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Giving Compass' Take:
• Filipe Santos explains that as social entrepreneurship makes progress in tackling issues and igniting innovative solutions, scaling impact needs to be a priority for entrepreneurs.
• What role can you play in supporting social entrepreneurs trying to achieve scale?
• Read more about scaling impact in the social sector.
The rise of the social entrepreneurship movement in the last twenty years unleashed a powerful engine of innovation for society. Thousands of engaged citizens – social entrepreneurs – construct and implement novel solutions to neglected societal problems, thus contributing to a more inclusive, equal and prosperous society.
Yet a key challenge for social entrepreneurs is scaling their solutions to achieve greater impact. While commercial entrepreneurs benefit from a deep and supportive ecosystem of venture capital, mentorship, and talent that helps them in building robust organizations and conquering their markets, social entrepreneurs are typically dependent on smaller and shorter-term funding based on awards, crowd funding, or grants.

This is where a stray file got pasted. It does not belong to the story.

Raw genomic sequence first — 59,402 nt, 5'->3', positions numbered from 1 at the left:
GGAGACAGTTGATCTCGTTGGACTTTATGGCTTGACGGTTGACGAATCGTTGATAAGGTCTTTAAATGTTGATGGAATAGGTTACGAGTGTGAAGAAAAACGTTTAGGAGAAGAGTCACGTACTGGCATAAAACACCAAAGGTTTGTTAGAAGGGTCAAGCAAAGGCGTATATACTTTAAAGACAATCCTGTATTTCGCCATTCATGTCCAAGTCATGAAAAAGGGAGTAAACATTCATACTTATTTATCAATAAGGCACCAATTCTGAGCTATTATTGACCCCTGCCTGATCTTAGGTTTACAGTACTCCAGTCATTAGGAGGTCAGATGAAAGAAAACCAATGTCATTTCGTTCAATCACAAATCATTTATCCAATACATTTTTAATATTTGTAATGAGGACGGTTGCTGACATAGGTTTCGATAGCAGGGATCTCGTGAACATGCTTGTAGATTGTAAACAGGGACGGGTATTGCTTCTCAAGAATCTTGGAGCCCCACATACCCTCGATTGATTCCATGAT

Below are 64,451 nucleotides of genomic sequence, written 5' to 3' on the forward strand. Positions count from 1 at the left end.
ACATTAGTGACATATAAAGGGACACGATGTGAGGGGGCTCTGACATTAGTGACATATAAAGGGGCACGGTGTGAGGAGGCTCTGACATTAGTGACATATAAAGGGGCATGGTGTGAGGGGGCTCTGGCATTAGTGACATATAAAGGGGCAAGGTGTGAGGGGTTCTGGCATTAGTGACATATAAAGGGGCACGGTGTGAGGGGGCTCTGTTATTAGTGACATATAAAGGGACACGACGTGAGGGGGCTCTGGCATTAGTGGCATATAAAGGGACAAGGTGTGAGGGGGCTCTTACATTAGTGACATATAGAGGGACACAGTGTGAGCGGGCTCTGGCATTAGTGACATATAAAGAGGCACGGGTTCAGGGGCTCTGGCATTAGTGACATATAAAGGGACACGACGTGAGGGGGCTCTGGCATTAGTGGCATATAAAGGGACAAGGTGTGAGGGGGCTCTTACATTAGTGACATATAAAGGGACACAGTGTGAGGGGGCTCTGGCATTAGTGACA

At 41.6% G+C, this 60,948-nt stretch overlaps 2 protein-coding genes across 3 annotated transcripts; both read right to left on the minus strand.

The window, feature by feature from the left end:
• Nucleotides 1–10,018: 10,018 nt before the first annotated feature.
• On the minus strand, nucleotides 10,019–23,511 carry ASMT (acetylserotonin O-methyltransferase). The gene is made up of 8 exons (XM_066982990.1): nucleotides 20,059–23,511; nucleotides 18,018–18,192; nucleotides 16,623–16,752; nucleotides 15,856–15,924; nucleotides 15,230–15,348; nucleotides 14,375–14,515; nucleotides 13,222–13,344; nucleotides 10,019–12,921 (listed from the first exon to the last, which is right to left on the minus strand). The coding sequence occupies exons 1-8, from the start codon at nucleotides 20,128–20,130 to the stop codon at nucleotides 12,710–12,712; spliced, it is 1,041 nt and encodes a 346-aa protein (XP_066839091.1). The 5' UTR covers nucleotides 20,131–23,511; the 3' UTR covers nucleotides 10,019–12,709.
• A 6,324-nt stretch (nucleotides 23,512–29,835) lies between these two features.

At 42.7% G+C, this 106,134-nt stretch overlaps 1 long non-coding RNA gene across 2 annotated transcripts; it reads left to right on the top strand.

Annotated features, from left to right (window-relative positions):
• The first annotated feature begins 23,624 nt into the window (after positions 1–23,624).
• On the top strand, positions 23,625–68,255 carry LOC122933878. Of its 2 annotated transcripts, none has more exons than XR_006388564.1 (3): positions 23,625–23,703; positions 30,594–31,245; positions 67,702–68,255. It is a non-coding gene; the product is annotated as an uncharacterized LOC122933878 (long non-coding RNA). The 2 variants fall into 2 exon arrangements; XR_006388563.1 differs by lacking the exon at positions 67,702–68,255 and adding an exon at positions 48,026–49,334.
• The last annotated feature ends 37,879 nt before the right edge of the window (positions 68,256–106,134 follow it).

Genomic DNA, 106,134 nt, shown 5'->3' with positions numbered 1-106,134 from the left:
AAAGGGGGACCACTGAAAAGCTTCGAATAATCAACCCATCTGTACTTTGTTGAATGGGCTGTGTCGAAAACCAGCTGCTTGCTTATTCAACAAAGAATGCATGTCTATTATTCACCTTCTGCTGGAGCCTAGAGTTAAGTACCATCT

The result is a fragmented sector with numerous but small and locally-focused social entrepreneurs with limited ambition, funding, and capabilities to scale.
The recent growth of impact entrepreneurship and impact investing is changing this situation. Recognising that social entrepreneurs can develop commercially viable ventures with business models that deliver significant impact, a new class of investors is emerging to invest in social enterprises and support the growth of these impact ventures.
With an investment proposition of achieving significant impact while delivering market-level returns from their investments, impact angels, family offices and new funds have been launched in the last decade, mobilizing more than $100 billion dollars for impact investing.
These funds are providing, for impact-oriented ventures, the supportive ecosystem that traditional entrepreneurs already benefit from, helping social entrepreneurs achieve greater scale and impact.
Not only should social entrepreneurs be aware of their pathways to scale, but social investors should also be clear about the most effective scaling pathways for their investees, understand what strategies and actions these entail, and support social entrepreneurs in this journey, instead of imposing a one-size-fits-all model of growing the organization to conquer the market.
Their focus should be on the social innovation as a solution to a societal problem and how it can scale, not on the needs of the social enterprise they financed. Thus, the social enterprise should not be seen as an end in itself, but merely as the mechanism to validate and disseminate a social innovation.
Read the full article about scaling pathways for impact by Filipe Santos at Alliance Magazine.